Cynthia Nixon and Bisexual Choice

X-posted from my guest post on PrettyQueer.com.

Cynthia Nixon

Cynthia Nixon’s recent comments about homosexuality and bisexuality created a full-on outburst within LGBT communities in the US and around the world. How dare this woman, asked the opposers, claim that being LGBT can be a choice? The audacity! It seems that Nixon’s words shocked the community so immensely that Nixon herself was obliged to “clarify” her remarks, saying that most people “Cannot and do not choose the gender of the persons with whom they seek to have intimate relationships.”

For the sake of putting things in order, I would like to start with a few quotes by Nixon, just so we know what it is exactly that she said. The original quote which caused this scandal was: “I’ve been straight and I’ve been gay, and gay is better.” (Oh, the horror!). Later on, while clarifying her statement, Nixon said: “For me it’s a choice, and you don’t get to define my gayness for me. It seems we’re just ceding this point to bigots who are demanding it, and I don’t think that they should define the terms of the debate.” Among other things, Nixon was forced to “admit”, that even though she does not identify as such, “The technically precise term for my orientation is bisexual. I believe bisexuality is not a choice, it is a fact. What I have ‘chosen’ is to be in a gay relationship.”

So what happened here?

First of all, this is the case of a woman who opened her mouth and spoke out the unpopular opinion. As we well know, when women – even the strongest, whitest and most famous ones in the world – express their opinions, they need to be silenced right away. The unprecedented and international criticism against Nixon should first and foremost be understood in its gendered context. In our patriarchal world, if you’re a woman who dares to step away from the mainstream, you must and will be punished.

Secondly, this case concerns internalized LGBT-phobia of the worst kind. The sheer volume of rage expressed at a sentence such as “gay is better” only emphasizes this further: How dare she insinuate that being LGBT can actually be a positive thing? For shame! The original argument, which Nixon dared to counter, is: “Being LGBT is not a choice, because if it was then obviously we would all choose to be straight.” This kind of argument presumes that straightness and heteronormativity are the only options for leading a good and happy life. In addition, as Nixon insinuates, it also reassures the conservative LGBT-phobes – and heterosexuals in general – that the standards that they set for us are well and good, and that being queer or trans really does suck, just as they say.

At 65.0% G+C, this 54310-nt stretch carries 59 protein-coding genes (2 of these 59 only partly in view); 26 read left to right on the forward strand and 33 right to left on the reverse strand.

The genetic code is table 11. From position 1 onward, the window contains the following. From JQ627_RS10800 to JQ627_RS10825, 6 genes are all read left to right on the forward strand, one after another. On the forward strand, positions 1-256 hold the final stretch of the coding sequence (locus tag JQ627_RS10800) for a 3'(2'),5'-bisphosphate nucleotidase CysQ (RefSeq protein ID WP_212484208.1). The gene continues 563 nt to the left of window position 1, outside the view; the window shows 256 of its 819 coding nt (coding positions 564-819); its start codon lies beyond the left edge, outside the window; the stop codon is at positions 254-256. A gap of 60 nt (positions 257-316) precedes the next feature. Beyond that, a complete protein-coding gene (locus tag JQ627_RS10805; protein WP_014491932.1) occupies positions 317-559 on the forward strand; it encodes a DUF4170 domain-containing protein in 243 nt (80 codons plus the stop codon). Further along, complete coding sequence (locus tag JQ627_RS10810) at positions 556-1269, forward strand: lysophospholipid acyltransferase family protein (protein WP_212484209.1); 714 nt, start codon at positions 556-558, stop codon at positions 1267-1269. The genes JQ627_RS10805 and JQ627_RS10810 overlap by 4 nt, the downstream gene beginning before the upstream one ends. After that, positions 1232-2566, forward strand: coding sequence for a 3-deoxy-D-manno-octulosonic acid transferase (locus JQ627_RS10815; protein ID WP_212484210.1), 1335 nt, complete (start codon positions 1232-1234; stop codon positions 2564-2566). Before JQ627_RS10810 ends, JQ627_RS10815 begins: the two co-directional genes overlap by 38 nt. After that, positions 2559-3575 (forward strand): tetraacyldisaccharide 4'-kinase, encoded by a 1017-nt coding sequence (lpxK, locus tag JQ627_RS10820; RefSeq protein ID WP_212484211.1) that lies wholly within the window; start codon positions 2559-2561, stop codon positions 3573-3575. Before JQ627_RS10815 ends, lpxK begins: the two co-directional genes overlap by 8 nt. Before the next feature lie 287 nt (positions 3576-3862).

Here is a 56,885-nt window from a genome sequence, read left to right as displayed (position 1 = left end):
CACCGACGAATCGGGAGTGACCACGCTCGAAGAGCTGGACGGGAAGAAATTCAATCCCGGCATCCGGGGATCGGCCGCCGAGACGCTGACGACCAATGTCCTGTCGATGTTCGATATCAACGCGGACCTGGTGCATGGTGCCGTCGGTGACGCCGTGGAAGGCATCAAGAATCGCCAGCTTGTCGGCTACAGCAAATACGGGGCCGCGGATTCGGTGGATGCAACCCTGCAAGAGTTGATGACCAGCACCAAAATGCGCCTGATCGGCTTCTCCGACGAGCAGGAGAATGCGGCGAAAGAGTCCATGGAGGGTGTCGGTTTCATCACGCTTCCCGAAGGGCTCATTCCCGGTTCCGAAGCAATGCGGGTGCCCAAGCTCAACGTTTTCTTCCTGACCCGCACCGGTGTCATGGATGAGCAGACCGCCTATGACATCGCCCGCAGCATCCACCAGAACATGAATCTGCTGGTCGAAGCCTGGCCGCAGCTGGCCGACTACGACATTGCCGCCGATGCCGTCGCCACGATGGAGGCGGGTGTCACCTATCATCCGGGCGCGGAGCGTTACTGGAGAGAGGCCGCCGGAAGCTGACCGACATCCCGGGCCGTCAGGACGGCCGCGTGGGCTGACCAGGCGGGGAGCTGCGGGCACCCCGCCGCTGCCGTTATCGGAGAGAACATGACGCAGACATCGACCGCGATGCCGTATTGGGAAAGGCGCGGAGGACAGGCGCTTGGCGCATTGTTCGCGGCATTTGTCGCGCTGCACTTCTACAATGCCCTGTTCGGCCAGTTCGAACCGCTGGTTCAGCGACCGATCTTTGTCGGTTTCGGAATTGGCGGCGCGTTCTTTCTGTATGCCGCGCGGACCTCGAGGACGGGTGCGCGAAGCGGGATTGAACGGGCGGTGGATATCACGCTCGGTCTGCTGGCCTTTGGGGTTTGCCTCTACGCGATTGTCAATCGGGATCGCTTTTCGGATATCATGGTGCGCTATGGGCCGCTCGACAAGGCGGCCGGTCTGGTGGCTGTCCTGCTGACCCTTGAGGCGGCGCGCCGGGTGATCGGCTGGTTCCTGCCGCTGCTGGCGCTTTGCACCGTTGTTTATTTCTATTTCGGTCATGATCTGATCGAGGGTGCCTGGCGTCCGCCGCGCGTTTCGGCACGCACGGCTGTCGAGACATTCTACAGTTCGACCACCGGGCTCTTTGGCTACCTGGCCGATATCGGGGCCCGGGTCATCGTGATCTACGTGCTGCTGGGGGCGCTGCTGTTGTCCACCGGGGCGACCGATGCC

The third – and perhaps the most important – component here is biphobia: negative views or treatment of bisexual people and bisexuality as an identity. Indeed, in one of the interviews which followed her comments, Nixon said: “I don’t pull out the ‘bisexual’ word because nobody likes the bisexuals. Everybody likes to dump on the bisexuals.” In fact, when one of my Facebook friends put up the link about Nixon, already the second reply was “Or maybe she’s just a bisexual that needs to calm down” (a comment which also got ‘Liked’ by 4 people).

Bisexuality and choice

More than anything else, what this story demonstrates is the subversive force of bisexuality, such that is able to deconstruct binary sexual identities, as well as the entire binary division on which the system of Western sexuality is based. Whether or not bisexuality itself is a choice, the idea of a choice is inextricably connected to it: Bisexual people are always considered as being able to choose between heterosexuality and homosexuality. Many times this notion serves as a weapon against bisexuals, in order to erase the existence of bisexuality as an existing identity or as a viable option. Nevertheless, the very use of this notion as a weapon can insinuate how threatening this idea – and bisexual identity itself – might be for monosexual identities.

Bisexuality and the idea of choice threatens the assimilationist gay movement precisely because the movement seeks to reassure and validate the heterosexual mainstream. What the “Born this way” argument tries to tell heteronormative society is: “It’s okay, you needn’t be afraid that you’re the same as us. We were born defected and you were born good, and no one can change the way they are. So please accept us, with our defects, so we could try to live a proper life like you.” I hope no explanation is needed for all that’s wrong with this argument.

Nixon’s remarks subvert this LGBT-phobic attempt to reassure the mainstream, because they take the idea of bisexual choice as a positive vantage point: Yes, we do have a choice, and it’s better to be queer. This type of announcement counters the entire value system that our society has built around sexual identity – the same value system maintaining that being straight is good and being LGBT is bad – the same value system which the assimilationist gay movement endeavours to perpetuate.

LGBT lives are not always easy. Bisexual, transgender, lesbian and gay people, all and each, suffer from severe oppression by the State and society in all walks of life. But our lives are so much more than just oppression and suffering. Our lives and our cultures as LGBT people open up to us endless options, ideas and ways of life, which the normative world closes up to those who lead straight lifestyles. We, bisexual, transgender, lesbian and gay people, have the option to live exciting, fabulous, shiny, liberating, revolutionary queer lives full of love, rage, solidarity, pride, struggle, friendship, pain and joy, far off the beaten path of heteronormativity. If you had the option, wouldn’t you choose it?